"I make peace with the fact that some things just don't work; I make that deal with myself before I do anything. So it's not a surprise if it fails. I have to remind myself that there is always a possibility that I might fail. Often it is simple: when you realise that something works, you carry on doing it. And when you realise one thing doesn't work, you just stop doing it. Over time you just start navigating towards the thing that is working, but it does take a lot of wrong starts. That's all part of the process."
Don't internalise rejection
"When we are children, we throw ourselves into new challenges all the time; we aren't afraid to be creative. Somewhere along the line we lost that, and I think it's because we begin to internalise every negative comment we receive as we grow up. Every time I get a rejection I have to remind myself not to do that, but obviously it is very hard. I feel quite established and happy with where I am in my career at the moment, but I still get a rejection and it can floor me for a few days. I don't think you magically don't care about rejection, it's horrible!
"However, something I learned from a psychologist recently, is that when you're rejected, you basically feel the same emotion over and over again. It's not a new emotion. When you were five, being told that your friend does want to play with you, that is the same feeling as being 32 and being told that no one wants to buy your book. So realising that it's a normal emotion throughout your whole life, I think is what allows me to be aware of it and know that I can survive it. It didn't stop me from growing last time. So why would it stop me this time?"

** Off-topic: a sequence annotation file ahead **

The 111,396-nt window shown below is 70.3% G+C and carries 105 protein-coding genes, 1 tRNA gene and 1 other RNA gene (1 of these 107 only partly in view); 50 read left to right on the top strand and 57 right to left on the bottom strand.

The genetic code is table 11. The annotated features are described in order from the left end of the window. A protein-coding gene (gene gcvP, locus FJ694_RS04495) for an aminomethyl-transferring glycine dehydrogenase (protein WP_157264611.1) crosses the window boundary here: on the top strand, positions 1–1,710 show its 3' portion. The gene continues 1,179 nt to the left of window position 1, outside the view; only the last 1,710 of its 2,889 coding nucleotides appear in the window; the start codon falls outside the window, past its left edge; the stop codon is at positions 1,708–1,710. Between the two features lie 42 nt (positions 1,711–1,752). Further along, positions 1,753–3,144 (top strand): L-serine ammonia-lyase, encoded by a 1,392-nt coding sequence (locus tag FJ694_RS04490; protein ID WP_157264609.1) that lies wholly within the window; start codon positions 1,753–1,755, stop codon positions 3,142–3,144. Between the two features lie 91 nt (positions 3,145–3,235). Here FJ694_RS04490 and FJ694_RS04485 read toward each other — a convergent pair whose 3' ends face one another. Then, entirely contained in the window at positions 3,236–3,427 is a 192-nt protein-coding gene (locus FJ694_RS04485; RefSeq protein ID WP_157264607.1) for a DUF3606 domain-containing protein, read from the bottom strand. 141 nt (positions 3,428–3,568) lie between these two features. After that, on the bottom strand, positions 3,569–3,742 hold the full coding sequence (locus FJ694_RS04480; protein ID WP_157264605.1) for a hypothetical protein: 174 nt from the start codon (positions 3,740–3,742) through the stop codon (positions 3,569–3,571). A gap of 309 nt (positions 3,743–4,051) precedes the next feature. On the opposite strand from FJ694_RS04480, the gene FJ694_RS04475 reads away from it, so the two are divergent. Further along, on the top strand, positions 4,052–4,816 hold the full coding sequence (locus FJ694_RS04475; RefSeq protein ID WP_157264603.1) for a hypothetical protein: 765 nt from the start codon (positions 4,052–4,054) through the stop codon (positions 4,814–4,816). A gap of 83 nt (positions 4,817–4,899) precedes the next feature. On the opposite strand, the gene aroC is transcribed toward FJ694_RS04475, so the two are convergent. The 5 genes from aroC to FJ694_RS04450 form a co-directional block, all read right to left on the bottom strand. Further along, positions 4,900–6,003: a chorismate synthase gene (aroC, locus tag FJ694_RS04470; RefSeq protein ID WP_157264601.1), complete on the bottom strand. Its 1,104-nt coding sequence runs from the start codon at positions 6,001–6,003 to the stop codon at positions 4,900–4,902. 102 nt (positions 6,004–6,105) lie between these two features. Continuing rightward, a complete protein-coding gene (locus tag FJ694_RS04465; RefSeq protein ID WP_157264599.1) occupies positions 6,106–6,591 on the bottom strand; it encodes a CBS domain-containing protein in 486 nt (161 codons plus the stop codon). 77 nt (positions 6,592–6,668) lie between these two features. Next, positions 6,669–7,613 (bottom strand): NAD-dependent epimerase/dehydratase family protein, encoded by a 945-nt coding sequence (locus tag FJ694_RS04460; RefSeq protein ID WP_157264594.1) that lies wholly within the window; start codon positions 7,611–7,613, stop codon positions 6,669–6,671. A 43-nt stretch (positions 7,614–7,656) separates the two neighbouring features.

Feedback is crucial
"If in doubt about whether to make that creative career jump, ask your closest friends or closest colleagues what they value about you what they think you're good at. Often we cannot see our talents very easily, but they're quite obvious to other people so that can be a really good place to start."
Make peace with sacrifice
"I would say that you do have to make peace with sacrificing things when you're starting out. This can be financially or even just with your time. Making this change means doing a clean up: saving some money, changing up your lifestyle. And that means sacrificing with time as well. So maybe it's not going to the pub every single Sunday. As hard as it feels, you often have to ask yourself: is this actually helping me on the path to what I want to achieve?"
Don't be afraid to ask for help
"Too many people think you have to do this alone, but it can be a hard and lonely path. We're really bad at asking for help. We always feel like we have to do everything by ourselves. But there are some really great Facebook groups and closed Facebook groups, and free information everywhere, from podcasts to Twitter and newsletters. Also people want to help. I think we forget that people are nice sometimes."
Remember that creativity is good for your wellbeing
"One of the greatest misconceptions we have about work is that it can't make us happy, that it is meant to make us miserable. It's why, though so many of us are creative in our lives, and have creative side projects that make us happy, we rarely see these as careers because they're 'fun'. But work can be fun, and creative endeavours are so important for our wellbeing.
"I think creativity brings confidence and reassures you that your identity is much more than your job. Having this mixture of talents and skills, and really just embracing something for the sheer joy of it, that can bring you back to a good place. Joy can be hard to find right now so I feel like if you can find any sort of peace in your creativity, that's a huge thing."
Skillshare is the world's largest online learning community for creativity. To learn more, go to: skillshare.com